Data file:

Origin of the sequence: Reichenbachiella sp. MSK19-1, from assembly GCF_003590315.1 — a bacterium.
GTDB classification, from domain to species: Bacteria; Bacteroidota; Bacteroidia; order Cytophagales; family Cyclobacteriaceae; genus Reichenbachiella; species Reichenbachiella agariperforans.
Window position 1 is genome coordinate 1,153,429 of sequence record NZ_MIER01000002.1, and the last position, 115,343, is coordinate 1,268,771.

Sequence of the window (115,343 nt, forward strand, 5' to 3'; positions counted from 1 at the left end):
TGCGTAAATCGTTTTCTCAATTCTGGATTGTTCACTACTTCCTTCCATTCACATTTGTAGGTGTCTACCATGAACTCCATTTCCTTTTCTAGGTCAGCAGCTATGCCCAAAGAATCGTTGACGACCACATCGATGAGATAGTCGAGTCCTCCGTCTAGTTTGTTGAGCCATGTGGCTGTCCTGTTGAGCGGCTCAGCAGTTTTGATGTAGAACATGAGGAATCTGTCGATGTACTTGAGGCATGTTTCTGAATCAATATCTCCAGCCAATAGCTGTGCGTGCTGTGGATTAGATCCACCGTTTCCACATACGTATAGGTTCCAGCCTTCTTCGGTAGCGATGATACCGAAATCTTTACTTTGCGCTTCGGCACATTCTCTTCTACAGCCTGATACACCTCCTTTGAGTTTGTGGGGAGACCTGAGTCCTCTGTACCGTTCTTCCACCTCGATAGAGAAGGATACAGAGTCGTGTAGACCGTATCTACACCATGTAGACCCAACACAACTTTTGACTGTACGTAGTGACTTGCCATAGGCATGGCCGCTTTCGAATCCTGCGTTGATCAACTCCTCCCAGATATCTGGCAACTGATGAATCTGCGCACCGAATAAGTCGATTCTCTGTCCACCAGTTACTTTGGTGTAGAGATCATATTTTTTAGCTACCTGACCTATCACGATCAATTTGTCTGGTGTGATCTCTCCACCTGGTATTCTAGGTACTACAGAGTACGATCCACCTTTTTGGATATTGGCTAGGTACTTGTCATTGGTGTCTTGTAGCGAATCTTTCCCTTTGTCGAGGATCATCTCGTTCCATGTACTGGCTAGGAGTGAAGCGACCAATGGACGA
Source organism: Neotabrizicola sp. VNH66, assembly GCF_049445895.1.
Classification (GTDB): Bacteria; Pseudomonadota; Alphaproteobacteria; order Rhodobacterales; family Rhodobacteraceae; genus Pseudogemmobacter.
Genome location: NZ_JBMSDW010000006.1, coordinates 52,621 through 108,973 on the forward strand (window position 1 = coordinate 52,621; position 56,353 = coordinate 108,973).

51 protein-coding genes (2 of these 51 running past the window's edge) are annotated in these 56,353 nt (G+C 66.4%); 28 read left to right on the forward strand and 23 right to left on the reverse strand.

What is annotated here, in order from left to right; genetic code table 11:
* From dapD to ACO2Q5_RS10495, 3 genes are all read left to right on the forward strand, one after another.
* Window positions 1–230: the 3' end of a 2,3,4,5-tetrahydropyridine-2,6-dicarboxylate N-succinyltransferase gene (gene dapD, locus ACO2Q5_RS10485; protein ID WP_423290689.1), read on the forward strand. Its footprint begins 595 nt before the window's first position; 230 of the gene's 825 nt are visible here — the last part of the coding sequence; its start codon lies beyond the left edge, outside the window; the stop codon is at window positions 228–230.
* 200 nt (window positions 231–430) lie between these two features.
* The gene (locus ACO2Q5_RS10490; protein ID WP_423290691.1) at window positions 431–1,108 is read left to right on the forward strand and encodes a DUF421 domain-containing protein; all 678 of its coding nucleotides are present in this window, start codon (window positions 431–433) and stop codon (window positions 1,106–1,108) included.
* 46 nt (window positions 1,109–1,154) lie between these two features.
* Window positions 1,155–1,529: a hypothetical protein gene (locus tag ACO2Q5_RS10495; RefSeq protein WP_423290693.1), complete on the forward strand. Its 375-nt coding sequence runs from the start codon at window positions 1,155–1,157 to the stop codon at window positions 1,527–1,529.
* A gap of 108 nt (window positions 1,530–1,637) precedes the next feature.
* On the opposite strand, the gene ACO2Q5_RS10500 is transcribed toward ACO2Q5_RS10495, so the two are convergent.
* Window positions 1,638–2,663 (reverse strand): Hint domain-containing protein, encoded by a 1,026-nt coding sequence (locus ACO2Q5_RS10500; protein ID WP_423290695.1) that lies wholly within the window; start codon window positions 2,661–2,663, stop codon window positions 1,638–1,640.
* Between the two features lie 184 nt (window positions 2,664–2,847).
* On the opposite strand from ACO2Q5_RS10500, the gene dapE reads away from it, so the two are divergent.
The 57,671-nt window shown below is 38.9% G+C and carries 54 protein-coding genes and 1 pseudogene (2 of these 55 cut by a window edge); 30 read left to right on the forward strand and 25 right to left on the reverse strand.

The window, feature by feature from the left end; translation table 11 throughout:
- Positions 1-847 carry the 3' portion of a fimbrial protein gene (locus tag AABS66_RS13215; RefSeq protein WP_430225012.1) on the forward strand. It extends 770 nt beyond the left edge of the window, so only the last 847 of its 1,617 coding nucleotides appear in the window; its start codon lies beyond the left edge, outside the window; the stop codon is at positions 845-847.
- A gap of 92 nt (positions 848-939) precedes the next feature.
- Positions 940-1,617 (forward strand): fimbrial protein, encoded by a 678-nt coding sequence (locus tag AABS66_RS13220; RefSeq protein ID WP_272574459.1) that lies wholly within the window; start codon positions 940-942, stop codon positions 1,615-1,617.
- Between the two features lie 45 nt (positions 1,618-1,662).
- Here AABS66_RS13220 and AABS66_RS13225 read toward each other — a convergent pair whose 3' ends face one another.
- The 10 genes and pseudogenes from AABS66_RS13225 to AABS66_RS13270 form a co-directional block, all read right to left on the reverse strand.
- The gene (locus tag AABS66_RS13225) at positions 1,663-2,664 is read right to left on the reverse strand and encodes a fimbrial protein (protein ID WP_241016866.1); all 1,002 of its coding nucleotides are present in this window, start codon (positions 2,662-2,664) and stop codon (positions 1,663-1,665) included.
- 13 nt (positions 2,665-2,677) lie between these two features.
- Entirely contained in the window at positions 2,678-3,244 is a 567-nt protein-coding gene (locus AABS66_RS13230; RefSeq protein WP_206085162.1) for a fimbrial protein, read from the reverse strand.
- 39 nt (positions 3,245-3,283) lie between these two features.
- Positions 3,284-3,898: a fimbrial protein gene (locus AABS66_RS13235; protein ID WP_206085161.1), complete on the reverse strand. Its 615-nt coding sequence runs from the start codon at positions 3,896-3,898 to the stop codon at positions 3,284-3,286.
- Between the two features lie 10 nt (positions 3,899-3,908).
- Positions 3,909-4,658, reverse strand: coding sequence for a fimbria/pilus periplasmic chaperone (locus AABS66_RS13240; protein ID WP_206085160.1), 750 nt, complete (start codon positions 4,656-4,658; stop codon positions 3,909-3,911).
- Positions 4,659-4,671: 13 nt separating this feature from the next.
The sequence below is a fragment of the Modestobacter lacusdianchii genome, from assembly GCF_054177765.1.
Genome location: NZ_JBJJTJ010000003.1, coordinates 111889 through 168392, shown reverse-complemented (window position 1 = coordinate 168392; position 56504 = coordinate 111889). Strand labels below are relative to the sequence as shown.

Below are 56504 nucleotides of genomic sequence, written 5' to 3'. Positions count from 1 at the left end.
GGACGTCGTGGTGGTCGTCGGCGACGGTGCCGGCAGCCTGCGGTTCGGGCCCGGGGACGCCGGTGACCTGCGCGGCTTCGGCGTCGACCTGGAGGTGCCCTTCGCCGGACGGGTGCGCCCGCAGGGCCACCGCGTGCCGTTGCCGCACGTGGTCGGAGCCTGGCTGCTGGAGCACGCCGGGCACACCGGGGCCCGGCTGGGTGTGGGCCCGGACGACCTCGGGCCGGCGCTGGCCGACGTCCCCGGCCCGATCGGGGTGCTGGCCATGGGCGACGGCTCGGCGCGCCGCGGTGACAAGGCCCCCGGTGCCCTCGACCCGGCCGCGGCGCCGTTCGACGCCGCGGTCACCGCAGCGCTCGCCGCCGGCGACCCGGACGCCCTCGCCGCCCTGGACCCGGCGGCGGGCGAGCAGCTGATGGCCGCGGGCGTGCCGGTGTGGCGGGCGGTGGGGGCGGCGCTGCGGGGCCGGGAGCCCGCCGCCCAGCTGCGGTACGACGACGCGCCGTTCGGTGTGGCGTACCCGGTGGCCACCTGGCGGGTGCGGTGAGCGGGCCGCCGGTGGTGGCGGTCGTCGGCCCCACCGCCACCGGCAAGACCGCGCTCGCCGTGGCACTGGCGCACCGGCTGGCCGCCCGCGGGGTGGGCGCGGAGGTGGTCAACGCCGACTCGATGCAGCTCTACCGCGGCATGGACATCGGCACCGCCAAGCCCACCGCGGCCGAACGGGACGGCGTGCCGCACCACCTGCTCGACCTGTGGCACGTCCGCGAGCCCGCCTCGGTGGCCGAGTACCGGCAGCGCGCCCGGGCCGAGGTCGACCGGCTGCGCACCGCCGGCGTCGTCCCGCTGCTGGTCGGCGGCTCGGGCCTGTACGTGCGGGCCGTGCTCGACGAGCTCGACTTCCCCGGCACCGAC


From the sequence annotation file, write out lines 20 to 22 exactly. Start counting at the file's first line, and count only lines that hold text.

* Between the two features lie 184 nt (window positions 2,664–2,847).
* On the opposite strand from ACO2Q5_RS10500, the gene dapE reads away from it, so the two are divergent.
The 57,671-nt window shown below is 38.9% G+C and carries 54 protein-coding genes and 1 pseudogene (2 of these 55 cut by a window edge); 30 read left to right on the forward strand and 25 right to left on the reverse strand.